Hoekstra, Dave



As close to an autobiography as we’re going to get from John Prine, Prine on Prine captures the inimitable, whimsical voice of one of our greatest songwriters . . . Nashville legend Holly Gleason knew the man and assembled this brilliant collection with a knowing eye and loving heart." —Joel Selvin, author of Fare Thee Well: The Final Chapter of the Grateful Dead's Long, Strange Trip and other books

Curated by a critic who knew him across five decades, Prine on Prine distills the essence of an iconic American writer: unguarded, unfiltered and real. In his own words, in his own time—on the road, in the kitchen, the Library of Congress, radio shows, movie scripts, and beyond.

John Prine hated giving interviews, but he said much when he talked. Embarrassed by fame, delighted by the smallest things, the first songwriter to read at the Library of Congress, and winner of the Pen Award for Literary Excellence, Prine saw the world unlike anyone else.

The songs from 1971’s John Prine remain spot-on takes of the human condition today, and his writing only got richer, funnier, and more incisive. The interviews in Prine on Prine trace his career evolution, his singular mind, his enduring awareness of social issues, and his acute love of life, from Studs Terkel’s radio interviews from the early ’70s to Mike Leonard’s Today Show packages from the ’80s, Cameron Crowe's early encounter to Ronni Lundy's Shuck Beans, Stack Cake cookbook, and Hot Rod magazine to No Depression’s cover story, through today.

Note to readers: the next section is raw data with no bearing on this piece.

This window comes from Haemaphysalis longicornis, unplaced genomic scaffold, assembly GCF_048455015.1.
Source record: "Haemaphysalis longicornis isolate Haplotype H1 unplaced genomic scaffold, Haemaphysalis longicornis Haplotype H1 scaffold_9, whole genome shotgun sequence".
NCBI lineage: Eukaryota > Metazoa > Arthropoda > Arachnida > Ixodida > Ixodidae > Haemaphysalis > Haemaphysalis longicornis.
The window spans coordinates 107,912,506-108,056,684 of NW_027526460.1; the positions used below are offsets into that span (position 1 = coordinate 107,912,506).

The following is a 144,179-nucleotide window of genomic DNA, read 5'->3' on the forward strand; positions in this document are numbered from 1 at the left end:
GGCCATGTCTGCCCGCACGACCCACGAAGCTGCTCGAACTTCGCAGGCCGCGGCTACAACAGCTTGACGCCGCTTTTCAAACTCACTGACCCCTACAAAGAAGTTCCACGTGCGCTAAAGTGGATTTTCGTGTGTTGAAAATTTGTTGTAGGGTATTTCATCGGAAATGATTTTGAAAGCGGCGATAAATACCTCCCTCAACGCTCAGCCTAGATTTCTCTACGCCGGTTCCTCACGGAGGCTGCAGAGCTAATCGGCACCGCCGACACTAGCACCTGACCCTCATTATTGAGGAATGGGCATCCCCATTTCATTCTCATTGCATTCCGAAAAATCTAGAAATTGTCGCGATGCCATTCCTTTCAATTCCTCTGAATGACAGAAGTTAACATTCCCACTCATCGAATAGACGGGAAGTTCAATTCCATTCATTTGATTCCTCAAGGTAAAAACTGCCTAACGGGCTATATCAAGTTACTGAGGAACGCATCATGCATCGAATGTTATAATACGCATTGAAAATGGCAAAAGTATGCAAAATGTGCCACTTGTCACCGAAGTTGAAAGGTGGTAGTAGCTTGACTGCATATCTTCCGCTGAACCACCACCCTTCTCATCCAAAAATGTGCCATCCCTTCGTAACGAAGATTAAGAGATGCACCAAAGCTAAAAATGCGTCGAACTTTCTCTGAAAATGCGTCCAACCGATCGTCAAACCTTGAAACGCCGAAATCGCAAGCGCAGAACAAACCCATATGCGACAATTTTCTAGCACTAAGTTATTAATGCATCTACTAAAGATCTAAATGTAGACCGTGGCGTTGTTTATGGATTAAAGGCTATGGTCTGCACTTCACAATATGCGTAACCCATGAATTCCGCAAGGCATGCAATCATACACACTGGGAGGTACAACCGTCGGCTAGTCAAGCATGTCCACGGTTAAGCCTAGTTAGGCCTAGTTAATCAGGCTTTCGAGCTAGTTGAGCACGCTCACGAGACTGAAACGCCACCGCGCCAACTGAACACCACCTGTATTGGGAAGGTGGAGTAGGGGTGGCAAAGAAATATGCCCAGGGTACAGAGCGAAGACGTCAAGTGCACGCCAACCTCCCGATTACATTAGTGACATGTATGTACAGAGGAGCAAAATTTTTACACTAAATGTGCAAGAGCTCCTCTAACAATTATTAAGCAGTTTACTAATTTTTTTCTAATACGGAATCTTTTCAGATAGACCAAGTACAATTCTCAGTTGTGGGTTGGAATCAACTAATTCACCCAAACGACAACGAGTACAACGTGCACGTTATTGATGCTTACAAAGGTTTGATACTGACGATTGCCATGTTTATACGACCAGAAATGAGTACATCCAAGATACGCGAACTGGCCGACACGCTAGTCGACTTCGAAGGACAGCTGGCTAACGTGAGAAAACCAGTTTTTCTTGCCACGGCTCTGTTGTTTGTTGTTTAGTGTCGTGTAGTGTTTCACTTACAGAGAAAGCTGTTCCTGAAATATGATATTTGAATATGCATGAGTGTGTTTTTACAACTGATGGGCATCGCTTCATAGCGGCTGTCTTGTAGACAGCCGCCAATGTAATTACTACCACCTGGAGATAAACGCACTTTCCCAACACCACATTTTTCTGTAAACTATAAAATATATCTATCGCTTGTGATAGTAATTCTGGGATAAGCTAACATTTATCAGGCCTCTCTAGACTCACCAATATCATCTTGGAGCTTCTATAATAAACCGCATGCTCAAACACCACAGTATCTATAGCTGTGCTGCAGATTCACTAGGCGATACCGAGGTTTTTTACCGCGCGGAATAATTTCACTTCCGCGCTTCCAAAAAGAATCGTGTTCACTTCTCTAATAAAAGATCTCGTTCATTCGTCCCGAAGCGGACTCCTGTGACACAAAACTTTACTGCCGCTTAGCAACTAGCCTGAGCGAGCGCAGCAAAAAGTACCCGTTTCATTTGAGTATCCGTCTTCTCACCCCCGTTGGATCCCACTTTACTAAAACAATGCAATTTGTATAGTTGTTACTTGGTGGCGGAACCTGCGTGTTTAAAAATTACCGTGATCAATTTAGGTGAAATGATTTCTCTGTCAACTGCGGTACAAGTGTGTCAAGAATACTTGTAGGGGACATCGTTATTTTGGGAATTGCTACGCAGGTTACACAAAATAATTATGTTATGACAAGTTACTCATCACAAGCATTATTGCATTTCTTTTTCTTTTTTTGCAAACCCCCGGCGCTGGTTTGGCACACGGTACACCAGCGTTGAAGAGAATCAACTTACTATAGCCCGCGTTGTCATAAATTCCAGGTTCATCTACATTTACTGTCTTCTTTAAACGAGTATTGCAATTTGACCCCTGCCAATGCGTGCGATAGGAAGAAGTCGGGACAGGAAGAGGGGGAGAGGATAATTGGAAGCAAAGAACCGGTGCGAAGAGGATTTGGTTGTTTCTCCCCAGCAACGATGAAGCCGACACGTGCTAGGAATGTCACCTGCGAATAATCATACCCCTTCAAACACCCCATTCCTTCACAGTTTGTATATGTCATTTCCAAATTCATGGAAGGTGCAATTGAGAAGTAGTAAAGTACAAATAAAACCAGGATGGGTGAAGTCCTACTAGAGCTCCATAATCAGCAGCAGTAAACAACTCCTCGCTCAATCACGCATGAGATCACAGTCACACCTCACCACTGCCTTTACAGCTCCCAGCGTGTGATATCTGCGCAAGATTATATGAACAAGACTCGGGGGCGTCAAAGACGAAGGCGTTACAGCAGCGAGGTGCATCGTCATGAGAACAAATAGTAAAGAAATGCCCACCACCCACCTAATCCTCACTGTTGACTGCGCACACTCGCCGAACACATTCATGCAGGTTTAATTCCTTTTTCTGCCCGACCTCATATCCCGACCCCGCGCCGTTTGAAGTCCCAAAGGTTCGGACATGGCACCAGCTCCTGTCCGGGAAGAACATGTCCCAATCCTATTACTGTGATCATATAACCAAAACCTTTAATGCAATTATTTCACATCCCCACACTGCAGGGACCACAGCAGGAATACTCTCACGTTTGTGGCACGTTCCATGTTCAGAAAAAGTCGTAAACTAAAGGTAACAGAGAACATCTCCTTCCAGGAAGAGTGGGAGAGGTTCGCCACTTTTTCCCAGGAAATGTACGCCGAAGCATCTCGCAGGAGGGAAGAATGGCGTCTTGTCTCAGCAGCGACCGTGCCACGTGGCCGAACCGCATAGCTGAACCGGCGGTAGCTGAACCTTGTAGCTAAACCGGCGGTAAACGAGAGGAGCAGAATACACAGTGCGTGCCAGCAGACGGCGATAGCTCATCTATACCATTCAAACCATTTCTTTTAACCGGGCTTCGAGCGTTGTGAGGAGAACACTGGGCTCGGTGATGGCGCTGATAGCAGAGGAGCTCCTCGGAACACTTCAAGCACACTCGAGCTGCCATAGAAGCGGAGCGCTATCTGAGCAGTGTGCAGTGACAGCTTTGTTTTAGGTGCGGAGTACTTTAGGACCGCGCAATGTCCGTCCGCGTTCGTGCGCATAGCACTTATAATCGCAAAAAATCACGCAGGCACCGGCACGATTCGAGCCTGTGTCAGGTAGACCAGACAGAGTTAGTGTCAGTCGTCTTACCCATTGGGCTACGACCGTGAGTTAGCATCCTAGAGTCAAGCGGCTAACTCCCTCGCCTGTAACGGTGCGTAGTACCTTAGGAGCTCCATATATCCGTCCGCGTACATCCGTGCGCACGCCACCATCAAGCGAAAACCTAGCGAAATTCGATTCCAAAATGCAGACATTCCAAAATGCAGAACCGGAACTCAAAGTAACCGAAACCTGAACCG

Editor Holly Gleason enjoyed a longstanding relationship with Prine and his longtime co-manager, and she often traveled with him on tours in the late 1980s and represented him in the 2000s.


ave Hoekstra is a Chicago author-journalist.

He was a columnist-critic at the Chicago Sun-Times from 1985 through 2014, where he won 2013 Studs Terkel Community Media Award. He has contributed pieces to Chicago Magazine, the Chicago Reader and Playboy magazine.

Dave’s books include “The Supper Club Book,” “The People’s Place (Soul Food Restaurants and Reminiscences from the Civl Rights Era to Today” and “The Camper Book (A Celebration of a Moveable American Dream),” all published by Chicago Review Press.

Dave wrote and co-produced the WTTW-Channel 11 PBS special “The Staple Singers and the Civil Rights Movement,” nominated for a 2001-02 Chicago Emmy for Outstanding achievement for a Documentary Program—Cultural Significance. He also wrote and produced the full-length documentary “The Center of Nowhere (The Spirit and Sounds of Springfield, Mo.)” that made its world premiere in 2018 at the Country Music Hall of Fame in Nashville and is available on Amazon, Comcast, Vimeo and other services.

He is Content Developer for “The State of Sound: A World of Music from Illinois,” opening April, 2021 at the Abraham Lincoln Presidential Library and Museum in Springfield, Ill.

He was writer and podcast host for “The State of Sound: A World of Music from Illinois,” which opened April, 2021 at the Abraham Lincoln Presidential Library and Museum in Springfield, and moved to Navy Pier in Chicago in the summer of 2023.

His current book is “Beacons in the Darkness (Hope and Transformation Among America’s Community Newspapers)” [Agate, 2022].

Dave likes sunsets over cool waters.